With each project, my students and I have the privilege and challenge of learning all about the community partner’s organization, situation, marketplace, and communication challenges. This is an eye-opening experience for students, since it requires them to understand unfamiliar organizations and marketplaces. After doing original research for their client, students have to generate a comprehensive, integrated communication plan for their client. This plan may center on rebranding, building stronger organization-stakeholder relations, updating the organization’s social media presence, distinguishing the organization from its competition, raising community awareness of the organization, and more.

“It’s important for UC students to collaborate with community organizations because it makes the students well versed in the types of organizations that are affecting the community and it also gives them an idea of where they might want to work after graduation. My hopes for the Civic Garden Center are that they take some of our ideas, like the content calendar, and implement them into their company. I also hope that through all of these new implementations they in turn get more volunteers and more donations coming into the organization.” Abby Fordham, student

Although this is a challenging project for students, it leaves them proud of how relevant their skills are. It is also something the Department of Communication is proud of, since experiential learning and community engagement are central to our mission and identity. We are committed to equipping our students to serve the local community upon graduation. Working with The Cincinnati Project has been, and continues to be, a great way for us to stay connected to our community!

“This class was the most informative class for my future career. I’m currently working for an internship and I used what I learned in this class, towards my internship and talked about this class also for a job interview. This class helped me to truly understand what goes into a PR campaign and the steps you need to take in order to reach your end goal.” Ryan Ritze, student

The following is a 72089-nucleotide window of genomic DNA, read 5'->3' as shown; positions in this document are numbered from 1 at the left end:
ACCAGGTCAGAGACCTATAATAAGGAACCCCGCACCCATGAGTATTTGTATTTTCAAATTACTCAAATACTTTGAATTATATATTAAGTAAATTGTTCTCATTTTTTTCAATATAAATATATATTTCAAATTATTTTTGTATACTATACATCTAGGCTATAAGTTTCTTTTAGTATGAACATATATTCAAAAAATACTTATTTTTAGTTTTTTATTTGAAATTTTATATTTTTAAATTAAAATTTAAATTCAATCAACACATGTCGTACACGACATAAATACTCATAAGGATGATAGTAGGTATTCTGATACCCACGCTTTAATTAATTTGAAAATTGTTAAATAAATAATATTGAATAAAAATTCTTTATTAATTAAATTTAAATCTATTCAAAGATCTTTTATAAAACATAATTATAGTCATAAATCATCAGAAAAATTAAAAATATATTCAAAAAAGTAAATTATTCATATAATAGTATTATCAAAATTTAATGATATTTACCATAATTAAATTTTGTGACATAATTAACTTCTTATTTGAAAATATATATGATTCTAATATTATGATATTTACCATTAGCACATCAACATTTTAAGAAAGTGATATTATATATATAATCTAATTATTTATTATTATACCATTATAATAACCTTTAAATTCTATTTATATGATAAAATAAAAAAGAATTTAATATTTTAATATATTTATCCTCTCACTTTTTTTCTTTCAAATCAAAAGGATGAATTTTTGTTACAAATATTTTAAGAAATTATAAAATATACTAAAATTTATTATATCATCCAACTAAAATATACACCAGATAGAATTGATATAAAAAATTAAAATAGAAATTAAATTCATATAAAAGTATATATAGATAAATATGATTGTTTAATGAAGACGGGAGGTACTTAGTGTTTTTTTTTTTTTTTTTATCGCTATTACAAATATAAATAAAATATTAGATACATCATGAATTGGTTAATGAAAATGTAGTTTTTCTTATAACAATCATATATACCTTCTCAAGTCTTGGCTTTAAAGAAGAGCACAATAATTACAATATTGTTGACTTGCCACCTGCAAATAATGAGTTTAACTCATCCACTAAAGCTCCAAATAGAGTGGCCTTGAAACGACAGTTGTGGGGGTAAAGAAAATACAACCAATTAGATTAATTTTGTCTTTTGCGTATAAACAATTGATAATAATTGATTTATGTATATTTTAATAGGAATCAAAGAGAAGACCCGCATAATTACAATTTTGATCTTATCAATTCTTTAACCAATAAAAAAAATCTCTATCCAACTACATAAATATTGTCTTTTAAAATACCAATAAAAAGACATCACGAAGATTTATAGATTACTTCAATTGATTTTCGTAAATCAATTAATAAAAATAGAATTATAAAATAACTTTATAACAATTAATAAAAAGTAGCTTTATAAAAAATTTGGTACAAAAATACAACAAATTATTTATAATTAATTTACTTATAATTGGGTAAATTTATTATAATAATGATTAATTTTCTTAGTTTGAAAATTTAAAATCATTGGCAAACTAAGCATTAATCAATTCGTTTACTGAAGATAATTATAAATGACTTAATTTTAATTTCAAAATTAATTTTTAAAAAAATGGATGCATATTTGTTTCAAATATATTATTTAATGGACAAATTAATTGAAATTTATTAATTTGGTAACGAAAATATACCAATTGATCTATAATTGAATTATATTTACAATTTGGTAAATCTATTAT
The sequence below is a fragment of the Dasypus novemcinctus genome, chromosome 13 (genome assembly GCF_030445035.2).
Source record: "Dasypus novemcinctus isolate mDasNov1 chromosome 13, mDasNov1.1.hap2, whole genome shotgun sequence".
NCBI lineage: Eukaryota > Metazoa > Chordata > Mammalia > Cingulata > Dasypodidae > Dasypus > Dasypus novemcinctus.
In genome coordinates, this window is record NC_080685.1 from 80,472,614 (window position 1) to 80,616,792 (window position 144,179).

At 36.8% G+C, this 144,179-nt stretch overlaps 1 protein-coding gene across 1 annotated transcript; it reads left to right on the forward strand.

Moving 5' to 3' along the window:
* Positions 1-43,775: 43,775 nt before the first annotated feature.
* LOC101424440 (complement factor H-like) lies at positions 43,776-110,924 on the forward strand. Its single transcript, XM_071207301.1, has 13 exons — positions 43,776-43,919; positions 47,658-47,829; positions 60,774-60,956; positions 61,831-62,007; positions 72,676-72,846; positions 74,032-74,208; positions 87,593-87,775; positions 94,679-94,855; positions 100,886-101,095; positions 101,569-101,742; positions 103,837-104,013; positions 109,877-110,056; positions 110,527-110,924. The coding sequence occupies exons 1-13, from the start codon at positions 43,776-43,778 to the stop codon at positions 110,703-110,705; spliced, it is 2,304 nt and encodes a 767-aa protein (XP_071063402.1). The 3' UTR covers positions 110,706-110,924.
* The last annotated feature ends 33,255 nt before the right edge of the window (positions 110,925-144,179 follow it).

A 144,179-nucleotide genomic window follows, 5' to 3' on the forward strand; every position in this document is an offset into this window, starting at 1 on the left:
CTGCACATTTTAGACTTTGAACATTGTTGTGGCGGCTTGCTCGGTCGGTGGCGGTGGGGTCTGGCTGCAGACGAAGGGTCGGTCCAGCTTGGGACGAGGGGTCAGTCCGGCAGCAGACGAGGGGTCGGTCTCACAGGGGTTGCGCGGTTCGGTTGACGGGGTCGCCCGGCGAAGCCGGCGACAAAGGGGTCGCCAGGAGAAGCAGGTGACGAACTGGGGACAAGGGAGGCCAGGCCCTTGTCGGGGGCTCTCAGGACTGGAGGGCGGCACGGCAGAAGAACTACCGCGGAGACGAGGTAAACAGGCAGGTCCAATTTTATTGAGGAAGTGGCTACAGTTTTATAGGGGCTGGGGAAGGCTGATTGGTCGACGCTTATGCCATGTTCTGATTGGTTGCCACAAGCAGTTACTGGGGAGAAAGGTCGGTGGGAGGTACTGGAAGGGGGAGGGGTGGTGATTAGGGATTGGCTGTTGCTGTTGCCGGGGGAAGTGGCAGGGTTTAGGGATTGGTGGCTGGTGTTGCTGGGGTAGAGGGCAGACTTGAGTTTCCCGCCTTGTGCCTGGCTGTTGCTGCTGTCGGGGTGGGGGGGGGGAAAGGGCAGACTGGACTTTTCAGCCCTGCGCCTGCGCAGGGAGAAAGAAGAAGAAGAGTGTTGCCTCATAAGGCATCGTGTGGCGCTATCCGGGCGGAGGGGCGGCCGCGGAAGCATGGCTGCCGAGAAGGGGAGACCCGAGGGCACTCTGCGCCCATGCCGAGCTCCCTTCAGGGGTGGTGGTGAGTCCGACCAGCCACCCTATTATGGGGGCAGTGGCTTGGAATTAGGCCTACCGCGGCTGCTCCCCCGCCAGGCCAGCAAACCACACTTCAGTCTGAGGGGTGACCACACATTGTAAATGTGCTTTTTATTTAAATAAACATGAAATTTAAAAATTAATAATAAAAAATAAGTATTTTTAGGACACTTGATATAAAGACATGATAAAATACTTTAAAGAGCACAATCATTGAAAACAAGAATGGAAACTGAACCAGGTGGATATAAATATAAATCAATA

cinciprojectStudents in Public Relations Campaigns Class Assist TCP Partners
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Building Connections on Campus

Building Connections on Campus

A couple weeks ago, we co-hosted an energizing workshop on community-partnered research for faculty across the university. The event grew out of a chat with the co-directors of the Center for Race, Gender and Social Justice at the College of Law.

Janet Moore, Farrah Jacquez, and Edie Morris take questions from the audience.

We noticed that faculty who partner with communities are passionate about their work, but the size of campus and time spent in the field make it difficult for them to meet each other. Faculty who know each other can share opportunities, support each other, and produce more research with a stronger impact.

We decided to organize an event that would help people get to know each other. We structured the day so that there would be many opportunities for sharing successes and strategies for confronting challenges. We also hoped students would attend the event in order to learn more about community-partnered research.

Discussion with all attendees at the end of the day.

Our efforts were successful! Approximately 45 faculty, staff, undergraduate, and graduate/professional students gathered throughout the day at the African American Cultural and Resource Center. We listened to experienced researchers talk about their work, shared lunch, and exchanged ideas in a large group. We left having met new people, with plans to stay in touch, and agreeing that we need to meet again!

jmalatBuilding Connections on Campus
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Reproductive Justice: A positive approach to Sexuality, Health and Human Rights

Reproductive Justice: A positive approach to Sexuality, Health and Human Rights

By Emma Fox and Juliana Madzia

Reproductive Justice is not a term that many people are familiar with. At least, this is how we felt when we enrolled in this Sociology 2099 class. We had some vague idea of what it might mean; we both had interests and experience in feminism and health, and thought maybe it would be a good combination of the two.  Upon first hearing the term, many may assume Reproductive Justice has something to do with abortion or birth control, but not much else. In actuality, abortion rights and access to birth control really just scratch the surface of the purview of Reproductive Justice. As this class set out to do, our definitions of Reproductive Justice have broadened to ones that are more inclusive, more intersectional, and more informed.

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2016 NAACP National Conference Data Collection

2016 NAACP National Conference Data Collection

Brian Eiler, PhD Psychology student